Carnac shook his head. "I couldn't be any help to you. I'm not a man of action. I think, I devise, but I don't act. I'd be no good in your business no, honestly, I'd be no good. I don't think money is the end of life. I don't think success is compensation for all you've done and still must do. I want to stand out of it. You've had your life; you've lived it where you wanted to live it. I haven't, and I'm trying to find out where my duty and my labour lies. It is Art; no doubt. I don't know for sure."

"Good God!" broke in the old man. "You don't know for sure--you're twenty-five years old, and you don't know where you're going!"

"Yes, I know where I'm going--to Heaven by and by!" This was his satirical reply.

"Oh, fasten down; get hold of something that matters. Now, listen to me. I want you to do one thing--the thing I ought to do and can't. I must stay here now that Fabian's gone. I want you to go to the Madawaska River."

"No, I won't go to the Madawaska," replied Carnac after a long pause, "but"--with sudden resolution--"if it's any good to you, I'll stay here in the business, and you can go to the Madawaska. Show me what to do here; tell me how to do it, and I'll try to help you out for a while-- if it can be done," he added hastily. "You go, but I'll stay. Let's talk it over at supper."

He sighed, and turned and gazed warmly at the sunset on the roofs of the city; then turned to his father's face, but it was not the same look in his eyes.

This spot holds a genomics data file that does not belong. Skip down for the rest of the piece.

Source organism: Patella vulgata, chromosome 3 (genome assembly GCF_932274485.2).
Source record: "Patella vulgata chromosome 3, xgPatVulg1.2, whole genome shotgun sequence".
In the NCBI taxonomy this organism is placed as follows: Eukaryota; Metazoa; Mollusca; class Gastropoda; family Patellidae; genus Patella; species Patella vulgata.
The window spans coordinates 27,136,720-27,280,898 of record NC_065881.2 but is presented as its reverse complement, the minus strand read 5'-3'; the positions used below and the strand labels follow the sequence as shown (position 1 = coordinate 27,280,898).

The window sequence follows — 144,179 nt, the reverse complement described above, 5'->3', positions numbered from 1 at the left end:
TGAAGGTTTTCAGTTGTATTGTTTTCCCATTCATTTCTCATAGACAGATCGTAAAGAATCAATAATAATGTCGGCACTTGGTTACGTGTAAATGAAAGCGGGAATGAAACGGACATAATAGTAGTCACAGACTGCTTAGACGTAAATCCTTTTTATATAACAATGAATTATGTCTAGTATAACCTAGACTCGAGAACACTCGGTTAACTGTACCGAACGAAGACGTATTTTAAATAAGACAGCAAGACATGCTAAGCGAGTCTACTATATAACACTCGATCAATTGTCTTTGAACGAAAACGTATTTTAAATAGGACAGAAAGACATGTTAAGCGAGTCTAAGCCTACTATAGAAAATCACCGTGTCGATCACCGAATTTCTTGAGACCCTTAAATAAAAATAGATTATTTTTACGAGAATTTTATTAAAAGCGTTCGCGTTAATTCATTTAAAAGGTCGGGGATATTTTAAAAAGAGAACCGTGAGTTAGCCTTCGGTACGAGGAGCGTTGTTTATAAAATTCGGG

CHAPTER V

CARNAC AS MANAGER

Carnac was installed in the office, and John Grier went to the Madawaska. Before he left, however, he was with Carnac for near a week, showing the procedure and the main questions that might arise to be solved.

"It's like this," said Grier in their last talk, "you've got to keep a stiff hand over the foremen and overseers, and have strict watch of Belloc & Co. Perhaps there will be trouble when I've gone, but, if it does, keep a stiff upper lip, and don't let the gang do you. You've got a quick mind and you know how to act sudden. Act at once, and damn the consequences! Remember, John Grier's firm has a reputation, and deal justly, but firmly, with opposition. The way it's organized, the business almost runs itself. But that's only when the man at the head keeps his finger on the piston-rod. You savvy, don't you?"

"I savvy all right. If the Belloc firm cuts up rusty, I'll think of what you'd do and try to do it in the same way."

The old man smiled. He liked the spirit in Carnac. It was the right kind for his business. "I predict this: if you have one fight with the Belloc lot, you'll hate them too. Keep the flag flying. Don't get rattled. It's a big job, and it's worth doing in a big way.

"Yes, it's a big job," said Carnac. "I hope I'll pull it off."

"You'll pull it off, if you bend your mind to it. But there won't be any time for your little pictures and statues. You'll have to deal with the real men, and they'll lose their glamour. That's the thing about business--it's death to sentimentality."